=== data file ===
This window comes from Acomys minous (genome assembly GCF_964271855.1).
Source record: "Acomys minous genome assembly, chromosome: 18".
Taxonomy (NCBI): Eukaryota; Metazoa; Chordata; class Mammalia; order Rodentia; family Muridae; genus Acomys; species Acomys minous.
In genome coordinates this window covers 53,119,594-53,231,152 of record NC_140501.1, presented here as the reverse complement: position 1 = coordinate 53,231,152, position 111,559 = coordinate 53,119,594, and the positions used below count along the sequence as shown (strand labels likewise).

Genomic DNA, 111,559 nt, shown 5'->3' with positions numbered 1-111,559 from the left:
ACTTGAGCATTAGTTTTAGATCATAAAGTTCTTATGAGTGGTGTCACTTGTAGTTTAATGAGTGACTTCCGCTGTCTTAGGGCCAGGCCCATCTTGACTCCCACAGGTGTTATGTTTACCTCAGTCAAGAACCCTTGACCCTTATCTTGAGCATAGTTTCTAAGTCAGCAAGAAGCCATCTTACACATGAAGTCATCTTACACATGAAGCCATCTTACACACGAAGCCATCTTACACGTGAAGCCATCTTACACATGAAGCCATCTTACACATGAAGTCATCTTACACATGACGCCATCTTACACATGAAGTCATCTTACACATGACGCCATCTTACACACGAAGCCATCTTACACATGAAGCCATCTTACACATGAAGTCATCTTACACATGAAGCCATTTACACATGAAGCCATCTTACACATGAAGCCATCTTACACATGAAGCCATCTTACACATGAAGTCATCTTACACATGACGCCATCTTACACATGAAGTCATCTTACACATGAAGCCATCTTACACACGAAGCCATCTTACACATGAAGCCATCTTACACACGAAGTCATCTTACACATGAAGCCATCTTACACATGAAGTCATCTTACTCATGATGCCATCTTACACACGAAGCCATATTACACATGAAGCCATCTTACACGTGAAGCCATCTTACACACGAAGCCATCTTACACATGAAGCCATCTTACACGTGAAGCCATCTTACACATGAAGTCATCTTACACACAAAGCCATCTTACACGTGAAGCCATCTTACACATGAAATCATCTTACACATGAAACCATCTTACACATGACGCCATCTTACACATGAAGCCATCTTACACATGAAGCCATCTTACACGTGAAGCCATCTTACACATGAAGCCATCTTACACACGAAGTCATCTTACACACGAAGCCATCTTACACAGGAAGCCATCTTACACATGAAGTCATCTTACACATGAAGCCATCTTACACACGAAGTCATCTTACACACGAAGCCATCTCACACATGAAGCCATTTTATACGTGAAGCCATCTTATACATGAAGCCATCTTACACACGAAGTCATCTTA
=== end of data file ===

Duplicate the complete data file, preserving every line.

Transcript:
This window comes from Acomys minous (genome assembly GCF_964271855.1).
Source record: "Acomys minous genome assembly, chromosome: 18".
Taxonomy (NCBI): Eukaryota; Metazoa; Chordata; class Mammalia; order Rodentia; family Muridae; genus Acomys; species Acomys minous.
In genome coordinates this window covers 53,119,594-53,231,152 of record NC_140501.1, presented here as the reverse complement: position 1 = coordinate 53,231,152, position 111,559 = coordinate 53,119,594, and the positions used below count along the sequence as shown (strand labels likewise).

Genomic DNA, 111,559 nt, shown 5'->3' with positions numbered 1-111,559 from the left:
ACTTGAGCATTAGTTTTAGATCATAAAGTTCTTATGAGTGGTGTCACTTGTAGTTTAATGAGTGACTTCCGCTGTCTTAGGGCCAGGCCCATCTTGACTCCCACAGGTGTTATGTTTACCTCAGTCAAGAACCCTTGACCCTTATCTTGAGCATAGTTTCTAAGTCAGCAAGAAGCCATCTTACACATGAAGTCATCTTACACATGAAGCCATCTTACACACGAAGCCATCTTACACGTGAAGCCATCTTACACATGAAGCCATCTTACACATGAAGTCATCTTACACATGACGCCATCTTACACATGAAGTCATCTTACACATGACGCCATCTTACACACGAAGCCATCTTACACATGAAGCCATCTTACACATGAAGTCATCTTACACATGAAGCCATTTACACATGAAGCCATCTTACACATGAAGCCATCTTACACATGAAGCCATCTTACACATGAAGTCATCTTACACATGACGCCATCTTACACATGAAGTCATCTTACACATGAAGCCATCTTACACACGAAGCCATCTTACACATGAAGCCATCTTACACACGAAGTCATCTTACACATGAAGCCATCTTACACATGAAGTCATCTTACTCATGATGCCATCTTACACACGAAGCCATATTACACATGAAGCCATCTTACACGTGAAGCCATCTTACACACGAAGCCATCTTACACATGAAGCCATCTTACACGTGAAGCCATCTTACACATGAAGTCATCTTACACACAAAGCCATCTTACACGTGAAGCCATCTTACACATGAAATCATCTTACACATGAAACCATCTTACACATGACGCCATCTTACACATGAAGCCATCTTACACATGAAGCCATCTTACACGTGAAGCCATCTTACACATGAAGCCATCTTACACACGAAGTCATCTTACACACGAAGCCATCTTACACAGGAAGCCATCTTACACATGAAGTCATCTTACACATGAAGCCATCTTACACACGAAGTCATCTTACACACGAAGCCATCTCACACATGAAGCCATTTTATACGTGAAGCCATCTTATACATGAAGCCATCTTACACACGAAGTCATCTTA